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Naturally, summer is a common time for heat stress to occur. But heat-related health issues can actually occur year-round.
As an employer, you are likely aware that, under the right conditions, heat stress can occur indoors or outdoors at any time of day or night.
Because heat stress is so common, the Ontario Ministry of Labour has released its own handbook of guidelines to help employers comply with Occupational Health and Safety Act (OSHA) regulations.
Here at Shipton’s Heating & Cooling, we have learned a great deal about how to protect our staff from heat stress while complying with OSHA regulations. We often consult with employers to ensure temperate and safe worker conditions through optimising commercial heating and cooling systems.
In this post, learn valuable tips to reduce summer heat stress for your workforce!
What is Heat Stress?
The first step to successfully managing heat stress in your workers is necessarily one of education. In other words, if your employees don’t know the common early warning signs of heat stress and what to do to alleviate symptoms immediately, the danger to their health increases.
Here is a list of the most common heat stress-related health hazards:
This red, itchy, raised rash often develops on the body in places where clothing rubs against skin and causes friction and blocked pores and sweat glands. Common places include the waist, wrists, inner thighs, under the arms, and around the neck.
Wearing looser clothing can definitely lessen the risk of heat rash, especially if work requires a lot of bending and moving that can cause more friction.
Heat cramps are actually caused from too little sodium in the body rather than from over-exertion. However, the cramps are most likely to arise in muscles that are being used intensely. The big danger from heat cramps is that they may develop later, long after your workers’ shifts are over.
Drinking plenty of water with electrolytes to stay hydrated is the best way to guard against heat cramps. Taking regular stretch breaks during work shifts can also be beneficial.
As its name implies, heat exhaustion occurs when excessive exposure to heat has weakened the body system to the point where it cannot cool or rehydrate itself without help. This is a potentially serious condition that requires immediate medical attention.
Early warning signs may not initially look like a heat-related ailment—the worker can feel short of breath, nauseated, or even cold. Blood pressure and pulse may be erratic or low. Vomiting may occur. Vision can become blurred. While offering fluids and a cool location for rest can help, a doctor should be called right away.
Heat stroke is the most serious and dangerous of all heat-related health issues. Simple heat exposure can cause heat stroke, but most workers contract it after intense exertion in high heat or humidity conditions.
With heat stroke, the body’s own inner cooling system stops working. The person may pass out or have body convulsions. Emergency medical attention is required if heat stroke is suspected.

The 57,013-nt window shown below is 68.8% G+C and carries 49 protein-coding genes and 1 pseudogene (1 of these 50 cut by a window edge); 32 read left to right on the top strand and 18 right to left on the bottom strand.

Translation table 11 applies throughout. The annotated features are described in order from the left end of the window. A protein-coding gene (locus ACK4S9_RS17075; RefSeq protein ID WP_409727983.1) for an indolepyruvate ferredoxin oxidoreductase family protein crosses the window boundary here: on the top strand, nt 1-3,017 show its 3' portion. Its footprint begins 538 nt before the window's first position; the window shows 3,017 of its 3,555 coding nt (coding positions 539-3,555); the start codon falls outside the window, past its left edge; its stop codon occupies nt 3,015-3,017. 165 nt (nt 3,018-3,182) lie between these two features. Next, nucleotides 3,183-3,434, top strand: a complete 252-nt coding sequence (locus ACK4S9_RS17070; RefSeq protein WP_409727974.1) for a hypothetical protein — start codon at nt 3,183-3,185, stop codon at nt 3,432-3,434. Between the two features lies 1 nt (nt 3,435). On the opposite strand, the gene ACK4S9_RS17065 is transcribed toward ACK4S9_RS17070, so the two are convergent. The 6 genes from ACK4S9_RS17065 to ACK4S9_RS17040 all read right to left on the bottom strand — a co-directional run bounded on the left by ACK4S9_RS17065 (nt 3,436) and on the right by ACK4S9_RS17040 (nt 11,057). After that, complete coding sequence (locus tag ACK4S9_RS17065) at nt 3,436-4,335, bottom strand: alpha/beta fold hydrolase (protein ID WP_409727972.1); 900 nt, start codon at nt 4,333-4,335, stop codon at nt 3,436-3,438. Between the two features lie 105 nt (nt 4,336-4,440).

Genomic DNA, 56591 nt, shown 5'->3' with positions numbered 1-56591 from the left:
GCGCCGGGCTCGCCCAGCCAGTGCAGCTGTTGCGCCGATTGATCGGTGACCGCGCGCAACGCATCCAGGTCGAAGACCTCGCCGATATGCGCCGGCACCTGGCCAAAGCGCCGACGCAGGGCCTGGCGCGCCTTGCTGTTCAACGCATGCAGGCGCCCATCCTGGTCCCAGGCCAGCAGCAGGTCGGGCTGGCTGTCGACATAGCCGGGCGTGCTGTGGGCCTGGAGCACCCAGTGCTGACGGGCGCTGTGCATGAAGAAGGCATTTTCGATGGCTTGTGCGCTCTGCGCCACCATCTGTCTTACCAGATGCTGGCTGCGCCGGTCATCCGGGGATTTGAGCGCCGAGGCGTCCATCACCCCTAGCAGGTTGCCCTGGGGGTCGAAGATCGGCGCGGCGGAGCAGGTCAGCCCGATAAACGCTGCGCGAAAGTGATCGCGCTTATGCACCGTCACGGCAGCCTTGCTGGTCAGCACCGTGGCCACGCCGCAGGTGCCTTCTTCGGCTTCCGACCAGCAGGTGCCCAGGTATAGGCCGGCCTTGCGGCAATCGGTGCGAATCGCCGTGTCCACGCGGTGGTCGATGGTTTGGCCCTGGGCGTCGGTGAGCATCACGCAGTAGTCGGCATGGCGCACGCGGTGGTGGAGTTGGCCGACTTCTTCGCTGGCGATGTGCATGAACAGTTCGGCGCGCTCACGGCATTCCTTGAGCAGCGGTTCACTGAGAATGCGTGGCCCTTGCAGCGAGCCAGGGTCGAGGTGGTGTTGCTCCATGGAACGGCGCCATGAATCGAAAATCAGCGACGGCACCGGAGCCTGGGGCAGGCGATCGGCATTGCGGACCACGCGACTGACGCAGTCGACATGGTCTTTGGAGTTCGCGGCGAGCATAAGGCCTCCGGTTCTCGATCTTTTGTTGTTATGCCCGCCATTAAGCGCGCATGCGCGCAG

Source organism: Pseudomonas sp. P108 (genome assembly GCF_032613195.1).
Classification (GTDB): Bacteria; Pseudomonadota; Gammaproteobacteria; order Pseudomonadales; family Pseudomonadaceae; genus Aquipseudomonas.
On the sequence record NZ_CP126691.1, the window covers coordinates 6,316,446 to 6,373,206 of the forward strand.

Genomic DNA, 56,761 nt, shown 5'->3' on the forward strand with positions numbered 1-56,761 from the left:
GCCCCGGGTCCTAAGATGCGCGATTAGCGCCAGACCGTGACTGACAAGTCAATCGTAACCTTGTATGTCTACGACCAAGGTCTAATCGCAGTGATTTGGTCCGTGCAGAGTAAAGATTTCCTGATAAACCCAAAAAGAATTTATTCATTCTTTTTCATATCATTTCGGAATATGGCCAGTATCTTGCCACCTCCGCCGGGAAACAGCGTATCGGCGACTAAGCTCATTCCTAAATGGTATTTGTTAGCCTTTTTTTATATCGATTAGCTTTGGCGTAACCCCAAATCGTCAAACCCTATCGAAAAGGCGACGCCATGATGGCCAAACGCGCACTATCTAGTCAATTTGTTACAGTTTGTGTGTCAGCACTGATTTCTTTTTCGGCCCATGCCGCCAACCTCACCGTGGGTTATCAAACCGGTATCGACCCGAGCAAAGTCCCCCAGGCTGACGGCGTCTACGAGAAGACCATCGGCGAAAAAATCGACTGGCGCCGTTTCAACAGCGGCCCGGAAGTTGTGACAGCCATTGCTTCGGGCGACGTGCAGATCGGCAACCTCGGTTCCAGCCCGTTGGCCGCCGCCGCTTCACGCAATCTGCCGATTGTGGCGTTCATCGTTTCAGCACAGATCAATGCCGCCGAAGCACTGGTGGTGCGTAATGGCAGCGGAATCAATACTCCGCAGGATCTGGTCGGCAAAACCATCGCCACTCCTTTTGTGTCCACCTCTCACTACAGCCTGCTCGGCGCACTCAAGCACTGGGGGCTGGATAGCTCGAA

How Can You Guard Against Worker Heat Stress?
Not surprisingly, heat stress is less common among experienced workers than among workers who are still acclimating to the demands of a physical job.
This is because experienced workers have learned how to pace themselves, and also because their bodies have had time to acclimate to higher heat and humidity conditions.
Newer workers are therefore at greatest risk of heat stress because they may not even realise they are experiencing symptoms of heat stress. Here, education plus pairing newer workers with more experienced workers can help to reduce the danger of heat stress.
There is much you can do as an employer to reduce employee risk of heat stress.
Control against excessive heat and humidity
- Provide adequate venting of heat sources (hot air, steam) away from worker sites
- Provide increased air circulation and ventilation (floor fans, ceiling fans, heat recovery ventilation)
- Install heat-blocking protectants (radiant barriers, insulation)
- Mechanise assistance (automation of certain repetitive work tasks to reduce physical exertion)
- Provide humidity control (dehumidification)
- Improve air cooling (air conditioning, adequate ducting)
Standardise work uniforms
- Allow lighter-weight, loose-fitting work clothing in warm, humid summer months
- Encourage sizing up when choosing work uniform size
- Light colours are more reflective of heat
- Long sleeves and long pants are more protective to skin
- Sunlight-reflective headwear and clothing can help
- Opt for air-cooled (ice, water, air) protective clothing over vapour-barrier clothing
- Optimise workflow to schedule highest-exertion activities during cooler times
- Implement mandatory worker rehydration and rest breaks
- Install complimentary water and electrolyte beverage dispensers
- Add to your workforce to reduce exertion per worker
- Educate your workers to detect signs of heat stress in self and co-workers
How Shipton’s Heating & Cooling Can Help
Our expertise is in optimising your commercial HVAC system for peak efficiency and affordability.
By doing a thorough analysis of air flow and circulation, humidity levels, ventilation, ductwork and HVAC insulation, we can optimise your existing HVAC system for maximum cooling to protect your workers from heat stress.
We can also make recommendations for low-cost, high-impact additions, such as strategic placement of ductless A/C units in work areas not as well-served by existing HVAC systems. Our commercial-grade dehumidifiers and heat recovery ventilators have also helped many employers control workplace conditions to reduce on-the-job employee health incidents.
Give us a call at 905-549-4616 to schedule your complimentary consultation or visit us online at shiptons.ca.
P.S. Right now, when you purchase any new furnace and A/C combo unit, you will also get a free air duct cleaning!